HARTFORD, CT — Standing on Hartford’s Union Station train platform Monday, the state’s congressional delegation called the weekend passage of a long-gestating $1 trillion infrastructure package a victory for Connecticut’s highway and rail systems as well as its construction workforce.
The U.S. House gave the massive spending bill final passage on a bipartisan vote early Saturday morning, nearly three months after it was approved by the Senate.
Most of the state’s congressional delegates spoke during the Monday morning press conference and framed the expected influx in funding as a generational investment that will support improvements to roads, bridges and rail lines as well as expansions of broadband internet and improvements to drinking water systems.
U.S. Rep. Joe Courtney said the package represented a long-overdue investment for the entire country.
“In a state like Connecticut, with some of the oldest infrastructure in the country, [the funding] is going to be transformational,” Courtney said.
But exactly how much new federal support the state stands to gain from the $1.2 trillion bill was unclear Monday. According to members of the delegation, the bill will send nearly $5.4 billion to Connecticut through direct investments and increases to its federal funding formula. However, the state expects to compete for more than $100 billion in additional grants.
“Connecticut always does very well in those competitions, I just have to be honest with you,” U.S. Sen. Chris Murphy said. “Connecticut generally fights above our weight class when it comes to competitive grant programs, so we think we will do incredibly well.”
U.S. Sen. Richard Blumenthal said the legislation dedicates about $4 billion to roads and bridge projects, $1.3 billion for public transit projects, and $30 billion for Amtrak rail improvements in the northeast corridor. The lawmakers said the eventual improvements would shave a half hour off the rail commute from New Haven to New York.
Mark Rolfe, deputy commissioner of the Transportation Department, said the state was well-positioned to win grants for additional funding to help the department advance priority projects.
“We’ve been planning for this for months,” Rolfe said. The DOT hopes to use the potential new funds to expedite previously planned projects, he said. “We’re going to look to pull some of the projects that are in the out years and bring those forward.”
Courtney said the funding will ensure that recently-begun repairs to the Gold Star Memorial Bridge in Groton are fully funded to completion. He said the bridge was currently in a worrisome condition.
“The condition of that bridge is something that now people are avoiding because of the concern that we all know exists there,” Courtney said. “It’s starting to happen right now. There’s work actually happening today on that bridge and what this bill does is make sure the other two phases of fixing that bridge are going to happen and they’re going to happen fast.”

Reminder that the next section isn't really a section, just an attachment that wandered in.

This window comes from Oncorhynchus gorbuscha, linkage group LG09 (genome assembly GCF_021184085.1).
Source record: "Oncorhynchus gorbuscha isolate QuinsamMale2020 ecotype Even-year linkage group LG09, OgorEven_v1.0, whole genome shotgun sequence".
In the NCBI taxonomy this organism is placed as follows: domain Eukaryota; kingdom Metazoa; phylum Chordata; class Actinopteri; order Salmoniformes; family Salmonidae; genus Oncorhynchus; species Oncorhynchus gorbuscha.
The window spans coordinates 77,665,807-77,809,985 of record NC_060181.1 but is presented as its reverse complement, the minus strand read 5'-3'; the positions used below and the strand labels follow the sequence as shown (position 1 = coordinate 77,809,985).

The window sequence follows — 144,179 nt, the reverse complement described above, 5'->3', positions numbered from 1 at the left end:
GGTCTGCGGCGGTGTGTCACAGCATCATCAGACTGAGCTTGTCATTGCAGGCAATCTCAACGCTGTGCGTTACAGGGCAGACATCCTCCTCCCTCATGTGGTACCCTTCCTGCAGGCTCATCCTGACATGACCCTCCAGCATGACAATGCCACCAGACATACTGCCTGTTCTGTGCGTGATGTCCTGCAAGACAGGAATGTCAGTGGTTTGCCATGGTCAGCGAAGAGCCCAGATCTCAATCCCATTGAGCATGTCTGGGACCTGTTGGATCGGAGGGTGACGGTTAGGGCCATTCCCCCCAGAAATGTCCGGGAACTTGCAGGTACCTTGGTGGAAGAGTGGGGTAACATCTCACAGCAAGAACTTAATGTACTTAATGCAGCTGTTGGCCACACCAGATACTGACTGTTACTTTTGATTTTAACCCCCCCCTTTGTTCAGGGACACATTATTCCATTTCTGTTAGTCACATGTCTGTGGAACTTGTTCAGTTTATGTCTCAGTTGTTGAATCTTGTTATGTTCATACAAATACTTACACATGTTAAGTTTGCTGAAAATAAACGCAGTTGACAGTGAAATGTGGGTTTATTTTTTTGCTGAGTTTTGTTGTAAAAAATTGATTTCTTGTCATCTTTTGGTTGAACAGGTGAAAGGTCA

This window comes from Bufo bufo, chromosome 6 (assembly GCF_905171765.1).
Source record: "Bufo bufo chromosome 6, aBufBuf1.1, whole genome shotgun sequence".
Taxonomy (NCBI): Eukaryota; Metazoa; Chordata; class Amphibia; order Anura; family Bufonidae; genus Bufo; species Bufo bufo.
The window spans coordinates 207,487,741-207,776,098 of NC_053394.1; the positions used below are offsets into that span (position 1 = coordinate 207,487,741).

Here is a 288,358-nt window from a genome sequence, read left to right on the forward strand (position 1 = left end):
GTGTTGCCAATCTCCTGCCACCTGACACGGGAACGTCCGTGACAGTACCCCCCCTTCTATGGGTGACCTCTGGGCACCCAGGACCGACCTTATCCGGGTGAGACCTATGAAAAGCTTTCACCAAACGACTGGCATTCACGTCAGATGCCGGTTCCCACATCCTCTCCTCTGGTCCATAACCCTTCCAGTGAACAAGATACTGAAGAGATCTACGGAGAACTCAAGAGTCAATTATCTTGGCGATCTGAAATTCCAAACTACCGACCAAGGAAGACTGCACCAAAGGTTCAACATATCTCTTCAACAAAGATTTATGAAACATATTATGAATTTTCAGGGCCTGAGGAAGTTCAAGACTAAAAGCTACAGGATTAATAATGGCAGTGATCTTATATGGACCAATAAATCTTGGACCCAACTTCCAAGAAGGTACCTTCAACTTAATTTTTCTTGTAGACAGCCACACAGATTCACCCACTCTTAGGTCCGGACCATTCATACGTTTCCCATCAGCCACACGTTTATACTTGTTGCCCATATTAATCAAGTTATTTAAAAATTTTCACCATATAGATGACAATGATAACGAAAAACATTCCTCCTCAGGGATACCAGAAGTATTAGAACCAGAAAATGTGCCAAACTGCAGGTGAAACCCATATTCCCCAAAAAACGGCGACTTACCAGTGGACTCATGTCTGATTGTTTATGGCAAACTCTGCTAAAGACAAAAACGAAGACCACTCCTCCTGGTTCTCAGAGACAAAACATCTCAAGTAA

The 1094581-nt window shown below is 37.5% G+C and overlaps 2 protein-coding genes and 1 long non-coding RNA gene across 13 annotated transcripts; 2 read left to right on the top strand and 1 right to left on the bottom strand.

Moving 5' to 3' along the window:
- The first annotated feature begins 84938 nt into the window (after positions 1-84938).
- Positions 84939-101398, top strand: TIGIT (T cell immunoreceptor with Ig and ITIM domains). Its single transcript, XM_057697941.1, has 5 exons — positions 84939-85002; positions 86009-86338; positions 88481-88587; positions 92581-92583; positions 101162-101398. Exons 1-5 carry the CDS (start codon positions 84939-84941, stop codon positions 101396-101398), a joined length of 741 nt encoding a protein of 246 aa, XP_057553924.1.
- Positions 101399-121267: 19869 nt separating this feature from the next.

According to U.S. Rep. John Larson’s office, the bill will also spend $445 million over five years on improvements to water infrastructure including replacing lead pipes still in service. It will dedicate at least $100 million in funding to Connecticut to upgrade broadband internet access.
“We saw that during the pandemic when there were parts of our state — not just the rural parts, but urban centers that did not have broadband access,” U.S. Rep. Jahana Hayes said. “You cannot work and be competitive on any level at any job without having some access to broadband.”
The construction industry would like more specifics about what the state is planning.
Don Shubert, president of the Connecticut Construction Industries Association, said they need some lead time to get the proper equipment to get ready for these projects.
“We haven’t been working to capacity since 2008. Our employment numbers in Connecticut are less than they were in 1991,” Shubert said. “We are ready to get back to scale. Our employers are ready to go. And just with this news the momentum is already starting to begin.”
Members of the state’s construction unions joined the federal lawmakers on the train platform Monday and applauded the bill’s expected boon to their trade.
“Five billion dollars means a decade of work for decades of waiting,” Keith Brothers, president of the Connecticut State Building Trades Council, said. Brothers said the work would be done with Connecticut workers. “I will tell you this, if the building trades was on the stock market and you could buy stock, I’d buy it because this is our time.”